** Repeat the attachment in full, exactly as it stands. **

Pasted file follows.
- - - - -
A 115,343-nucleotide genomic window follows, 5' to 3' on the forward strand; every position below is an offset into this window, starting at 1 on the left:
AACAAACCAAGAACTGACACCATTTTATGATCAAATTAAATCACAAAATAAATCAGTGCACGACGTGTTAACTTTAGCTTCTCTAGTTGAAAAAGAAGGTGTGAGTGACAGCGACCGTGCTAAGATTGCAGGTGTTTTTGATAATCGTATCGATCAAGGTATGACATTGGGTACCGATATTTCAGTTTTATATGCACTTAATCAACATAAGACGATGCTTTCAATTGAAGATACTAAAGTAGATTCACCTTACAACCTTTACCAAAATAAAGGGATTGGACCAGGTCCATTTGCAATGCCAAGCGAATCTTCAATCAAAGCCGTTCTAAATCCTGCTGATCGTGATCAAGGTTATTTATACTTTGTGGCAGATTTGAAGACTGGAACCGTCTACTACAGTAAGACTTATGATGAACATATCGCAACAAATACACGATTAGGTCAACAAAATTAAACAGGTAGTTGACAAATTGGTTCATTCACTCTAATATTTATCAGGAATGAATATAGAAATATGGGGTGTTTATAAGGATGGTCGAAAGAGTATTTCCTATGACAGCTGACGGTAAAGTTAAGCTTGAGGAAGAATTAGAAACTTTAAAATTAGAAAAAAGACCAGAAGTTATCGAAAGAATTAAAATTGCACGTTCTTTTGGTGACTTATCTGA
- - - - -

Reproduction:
A 115,343-nucleotide genomic window follows, 5' to 3' on the forward strand; every position below is an offset into this window, starting at 1 on the left:
AACAAACCAAGAACTGACACCATTTTATGATCAAATTAAATCACAAAATAAATCAGTGCACGACGTGTTAACTTTAGCTTCTCTAGTTGAAAAAGAAGGTGTGAGTGACAGCGACCGTGCTAAGATTGCAGGTGTTTTTGATAATCGTATCGATCAAGGTATGACATTGGGTACCGATATTTCAGTTTTATATGCACTTAATCAACATAAGACGATGCTTTCAATTGAAGATACTAAAGTAGATTCACCTTACAACCTTTACCAAAATAAAGGGATTGGACCAGGTCCATTTGCAATGCCAAGCGAATCTTCAATCAAAGCCGTTCTAAATCCTGCTGATCGTGATCAAGGTTATTTATACTTTGTGGCAGATTTGAAGACTGGAACCGTCTACTACAGTAAGACTTATGATGAACATATCGCAACAAATACACGATTAGGTCAACAAAATTAAACAGGTAGTTGACAAATTGGTTCATTCACTCTAATATTTATCAGGAATGAATATAGAAATATGGGGTGTTTATAAGGATGGTCGAAAGAGTATTTCCTATGACAGCTGACGGTAAAGTTAAGCTTGAGGAAGAATTAGAAACTTTAAAATTAGAAAAAAGACCAGAAGTTATCGAAAGAATTAAAATTGCACGTTCTTTTGGTGACTTATCTGA